Pastelaria Páscoa, My Favorite Pastry Shop In Portugal

Pastry shop in Portugal - Pastelaria Páscoa in Almada Portugal

 

Pastelaria Páscoa in Almada Portugal, is my favorite pastry shop in Portugal

Since I’ve talked before about my favorite pastries, mil folhas, I thought I’d share my favorite pastry shop in Portugal where I normally buy them. It’s a good little walk from where my mother-in-law lives in Cova da Piedade to Almada, but in this case, we drove. That’s my husband in the van on the right, waiting for me to take the picture.

 

Nice pastry shop worker

 

Below, an employee at the Pastelaria Páscoa, wraps up a few of my favorite pastries, mil folhas. My two oldest girls and my sister asked me to bring a few home. And of course my youngest, Lisbon, and I had to have some too! I’ve tried a lot shops but this is my favorite pastry shop in Portugal. Yes, I’ve had other good pastries, but also some really awful ones. This place is consistently good—and not just for mil folhas. At anywhere from .85 to 1 Euro, they are more than four or five times less expensive than those I can find in the States.

By the way, I’m usually a stickler for speaking Portuguese when I’m there, but this guy LOVES English, and it made him happy to practice speaking with me. He learned English from TV and video games.

By the way, he has a woman friend in Texas, which is why he wants to go there. I have no idea why he’d ever want to leave my favorite pastry shop in Portugal, crammed full as it is of all the pastries he can eat, lol! Seriously, though, I think he’s sweet on her, so if you know anyone in Texas who is talking with a Portuguese guy in Almada who works in a pastry shop, tell her we have this video.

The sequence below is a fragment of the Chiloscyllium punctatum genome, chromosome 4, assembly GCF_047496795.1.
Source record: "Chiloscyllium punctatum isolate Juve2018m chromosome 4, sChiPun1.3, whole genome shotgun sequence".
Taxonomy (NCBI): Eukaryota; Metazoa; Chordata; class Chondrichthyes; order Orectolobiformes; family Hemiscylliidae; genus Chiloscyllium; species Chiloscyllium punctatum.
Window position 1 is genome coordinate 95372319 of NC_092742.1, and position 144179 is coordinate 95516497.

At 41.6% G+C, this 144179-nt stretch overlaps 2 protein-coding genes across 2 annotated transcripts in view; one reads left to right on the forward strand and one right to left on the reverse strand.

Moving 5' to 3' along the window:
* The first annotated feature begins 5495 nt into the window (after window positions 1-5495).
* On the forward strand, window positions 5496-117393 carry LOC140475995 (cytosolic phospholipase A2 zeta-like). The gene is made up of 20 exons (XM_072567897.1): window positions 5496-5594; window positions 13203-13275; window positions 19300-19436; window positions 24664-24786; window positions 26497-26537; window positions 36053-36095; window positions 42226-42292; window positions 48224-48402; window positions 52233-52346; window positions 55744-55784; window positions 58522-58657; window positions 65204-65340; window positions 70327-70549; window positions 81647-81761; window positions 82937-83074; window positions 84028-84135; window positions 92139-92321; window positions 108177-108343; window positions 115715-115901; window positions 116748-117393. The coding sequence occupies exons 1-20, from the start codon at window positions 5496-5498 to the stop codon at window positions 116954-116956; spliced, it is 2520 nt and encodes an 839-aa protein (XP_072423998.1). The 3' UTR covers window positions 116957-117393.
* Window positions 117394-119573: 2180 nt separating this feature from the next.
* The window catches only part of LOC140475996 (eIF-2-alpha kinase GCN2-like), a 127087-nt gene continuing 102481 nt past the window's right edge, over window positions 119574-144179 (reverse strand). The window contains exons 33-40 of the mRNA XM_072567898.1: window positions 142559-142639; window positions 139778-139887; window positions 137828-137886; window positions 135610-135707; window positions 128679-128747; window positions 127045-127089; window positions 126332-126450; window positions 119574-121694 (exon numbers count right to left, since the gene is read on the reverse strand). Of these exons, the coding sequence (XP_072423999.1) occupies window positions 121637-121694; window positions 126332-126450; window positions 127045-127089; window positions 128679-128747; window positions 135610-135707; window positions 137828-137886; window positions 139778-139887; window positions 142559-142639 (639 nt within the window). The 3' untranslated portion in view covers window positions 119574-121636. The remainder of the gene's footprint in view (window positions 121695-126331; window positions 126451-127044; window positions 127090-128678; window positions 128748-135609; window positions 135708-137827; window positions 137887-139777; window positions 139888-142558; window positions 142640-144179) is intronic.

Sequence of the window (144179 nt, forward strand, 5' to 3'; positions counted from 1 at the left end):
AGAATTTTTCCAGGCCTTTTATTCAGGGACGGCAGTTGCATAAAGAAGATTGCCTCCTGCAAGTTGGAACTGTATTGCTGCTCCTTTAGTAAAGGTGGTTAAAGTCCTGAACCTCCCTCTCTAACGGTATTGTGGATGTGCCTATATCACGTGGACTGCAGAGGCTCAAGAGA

We also brought these

Mil folhas from Portugal

 

And these

Mil folhas from Portugal

And a few more from this great pastry shop in Portugal

 

Mil folhas from Portugal

 

This picture shows all the pastries we brought home to America. Yeah, we had four containers that we took in advance to this pastry shop. The box containers they give are actually better for keeping the pastries, but they wouldn’t survive on a plane. The only problem is that when you buy them in bulk this way, invariably they turn out a bit smaller than in the shop. But it’s still worth taking a taste home.

Yeah, I might be a little nuts, but keep in mind the last time I was there was four years ago! That’s a long time to wait for mil folhas. I packaged them up in wax paper and into the freezer they went. So far, only the ones we gave away have been eaten. Wonder how long that will last!

I’ll be posting more pictures and a video soon. But for now, I’d better get back to writing! Meanwhile, if you ever get to Europe, try to stop in at my favorite pastry shop in Portugal. Tell them the crazy American said hi.

Teyla Rachel Branton

 

 

Copyright 2017 Teyla Rachel Branton

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